By the end of the study period, in 2020, 60 percent of children had started taking medications or hormones that prevent puberty. Dr. Olson said researchers are still collecting data on how many teens have undergone gender-based surgeries.
Eight children, or 2.5 percent, returned to the gender they were assigned at birth. Seven of them transitioned socially before the age of six and moved again before the age of nine. The eighth child, aged 11, is back after he started taking puberty-preventing drugs.
research from 90s And 2000s It has been suggested that many children diagnosed with gender dysphoria or gender dysphoria (a psychiatric diagnosis that no longer exists) will resolve their sexual difficulties after puberty, usually by 10 to 13 years old. Some of these previous studies have been criticized for Pediatricians advised their parents to keep them away from their transgender identity.
In the decades since that work, societal acceptance of gender diversity has grown, medical practice has changed and the number of transgender children has increased dramatically.
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For these reasons, it doesn’t make sense to compare the new study with the old research, said Ross Tomei, professor of family studies and human development at the University of Arizona.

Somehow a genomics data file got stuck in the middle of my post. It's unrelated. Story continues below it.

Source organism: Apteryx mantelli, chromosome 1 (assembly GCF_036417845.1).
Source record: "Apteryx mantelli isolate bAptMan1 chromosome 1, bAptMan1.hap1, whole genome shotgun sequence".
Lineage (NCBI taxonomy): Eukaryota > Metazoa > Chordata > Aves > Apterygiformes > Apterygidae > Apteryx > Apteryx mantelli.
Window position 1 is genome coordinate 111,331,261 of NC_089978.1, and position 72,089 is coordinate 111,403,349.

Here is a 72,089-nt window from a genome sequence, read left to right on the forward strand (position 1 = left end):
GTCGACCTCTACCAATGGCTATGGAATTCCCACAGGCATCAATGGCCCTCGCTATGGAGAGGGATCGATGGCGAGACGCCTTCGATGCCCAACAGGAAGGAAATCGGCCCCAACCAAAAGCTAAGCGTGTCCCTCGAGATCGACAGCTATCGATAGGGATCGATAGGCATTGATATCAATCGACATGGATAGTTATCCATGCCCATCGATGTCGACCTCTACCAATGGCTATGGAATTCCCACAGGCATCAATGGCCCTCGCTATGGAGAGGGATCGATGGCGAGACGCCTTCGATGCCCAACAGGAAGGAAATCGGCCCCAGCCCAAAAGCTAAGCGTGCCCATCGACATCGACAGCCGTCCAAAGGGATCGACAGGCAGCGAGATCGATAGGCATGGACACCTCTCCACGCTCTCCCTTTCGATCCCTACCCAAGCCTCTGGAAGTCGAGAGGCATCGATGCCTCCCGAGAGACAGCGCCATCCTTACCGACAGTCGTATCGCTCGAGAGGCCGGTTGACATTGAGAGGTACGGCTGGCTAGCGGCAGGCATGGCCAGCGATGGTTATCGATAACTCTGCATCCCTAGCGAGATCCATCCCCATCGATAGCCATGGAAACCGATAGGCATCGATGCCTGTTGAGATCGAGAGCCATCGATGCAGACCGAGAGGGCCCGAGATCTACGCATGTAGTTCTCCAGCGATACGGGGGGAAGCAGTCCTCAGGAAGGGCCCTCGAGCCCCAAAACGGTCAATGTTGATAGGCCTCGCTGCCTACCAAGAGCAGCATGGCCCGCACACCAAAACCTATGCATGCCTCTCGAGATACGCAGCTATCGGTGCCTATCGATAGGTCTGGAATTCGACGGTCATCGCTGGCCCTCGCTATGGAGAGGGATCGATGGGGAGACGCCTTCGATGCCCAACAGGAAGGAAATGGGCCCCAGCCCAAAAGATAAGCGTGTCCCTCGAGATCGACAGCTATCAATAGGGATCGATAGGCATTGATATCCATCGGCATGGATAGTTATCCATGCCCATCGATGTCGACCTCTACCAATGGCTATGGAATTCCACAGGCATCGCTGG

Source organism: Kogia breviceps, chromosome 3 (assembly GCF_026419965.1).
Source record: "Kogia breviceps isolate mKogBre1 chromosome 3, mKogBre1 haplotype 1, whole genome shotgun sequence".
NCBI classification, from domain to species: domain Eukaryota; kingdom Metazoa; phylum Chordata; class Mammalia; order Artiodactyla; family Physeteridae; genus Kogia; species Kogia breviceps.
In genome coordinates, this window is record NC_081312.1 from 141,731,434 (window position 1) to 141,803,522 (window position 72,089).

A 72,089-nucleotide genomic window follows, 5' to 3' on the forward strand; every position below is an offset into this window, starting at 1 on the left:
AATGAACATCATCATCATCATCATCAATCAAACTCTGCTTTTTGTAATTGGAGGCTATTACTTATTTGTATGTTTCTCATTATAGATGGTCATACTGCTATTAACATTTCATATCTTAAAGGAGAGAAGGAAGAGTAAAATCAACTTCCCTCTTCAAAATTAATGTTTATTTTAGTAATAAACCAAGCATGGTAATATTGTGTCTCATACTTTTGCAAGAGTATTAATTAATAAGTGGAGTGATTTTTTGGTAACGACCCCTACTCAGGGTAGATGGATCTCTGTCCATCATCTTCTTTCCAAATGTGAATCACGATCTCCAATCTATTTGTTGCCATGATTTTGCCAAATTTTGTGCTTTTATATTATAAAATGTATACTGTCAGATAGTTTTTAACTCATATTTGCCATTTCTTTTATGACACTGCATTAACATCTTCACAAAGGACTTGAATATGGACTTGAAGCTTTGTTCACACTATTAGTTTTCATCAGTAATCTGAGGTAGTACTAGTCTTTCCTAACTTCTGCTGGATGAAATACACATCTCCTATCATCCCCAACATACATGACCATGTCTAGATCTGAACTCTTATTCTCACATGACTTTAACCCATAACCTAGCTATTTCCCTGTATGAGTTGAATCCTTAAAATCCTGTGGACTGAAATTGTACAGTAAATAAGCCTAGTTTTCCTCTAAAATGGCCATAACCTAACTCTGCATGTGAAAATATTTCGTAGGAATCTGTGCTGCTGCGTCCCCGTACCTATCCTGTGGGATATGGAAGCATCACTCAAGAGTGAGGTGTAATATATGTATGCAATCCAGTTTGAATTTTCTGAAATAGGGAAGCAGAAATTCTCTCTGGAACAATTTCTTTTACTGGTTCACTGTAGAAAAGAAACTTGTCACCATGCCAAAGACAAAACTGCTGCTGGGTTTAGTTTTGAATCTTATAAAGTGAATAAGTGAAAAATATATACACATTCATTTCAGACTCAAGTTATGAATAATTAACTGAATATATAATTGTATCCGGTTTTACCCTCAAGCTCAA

“It really compares apples to oranges,” said Dr. Tommy. They said that many of the children in previous studies were bisexual boys whose parents resented their behaviour. “Many of these children in these frequently cited early studies never self-identified or were classified as transgender.”
The new study could suggest that transgender children, when supported by their parents, thrive in their identities. But it’s also possible that some children who still identified as transgender by the end of the study – or their parents – felt pressure to continue on the path they started.
“I think based on your point of view, people are likely to interpret this data differently,” said Amy Tichelman, a clinical psychologist at Boston College and lead author of the Child Care Standards chapter in the Global Professional Association for Transgender Health.
“Some people might say that babies go down this path of development and can’t get off and that medical interventions may be irreversible and they may regret it,” she said. “Other people will say that children know their gender, and when they are supported in their gender, they are happy.”
While most clinicians agree that social shifts can be beneficial for some children who are questioning their exact gender, Dr. Tichelman said, it’s also important to provide support for those who change their minds. “It’s really important that kids continue to feel like it’s good to be flexible, and that they keep exploring,” she said.
More data on the group as it continues into adolescence could reveal how many children choose not to convert after starting hormone therapy.
Dr. Olson said her group will soon publish an additional qualitative study describing the experiences of the relatively small number of children in the group who reverted to their original gender identity. She said these children did well when their families supported them.
“In our work, we don’t just want to know which category fits them today versus tomorrow,” Dr. Olson said.
She added, “I think all of these kids are gender-different in different ways, and we want to understand how to help their lives be better.”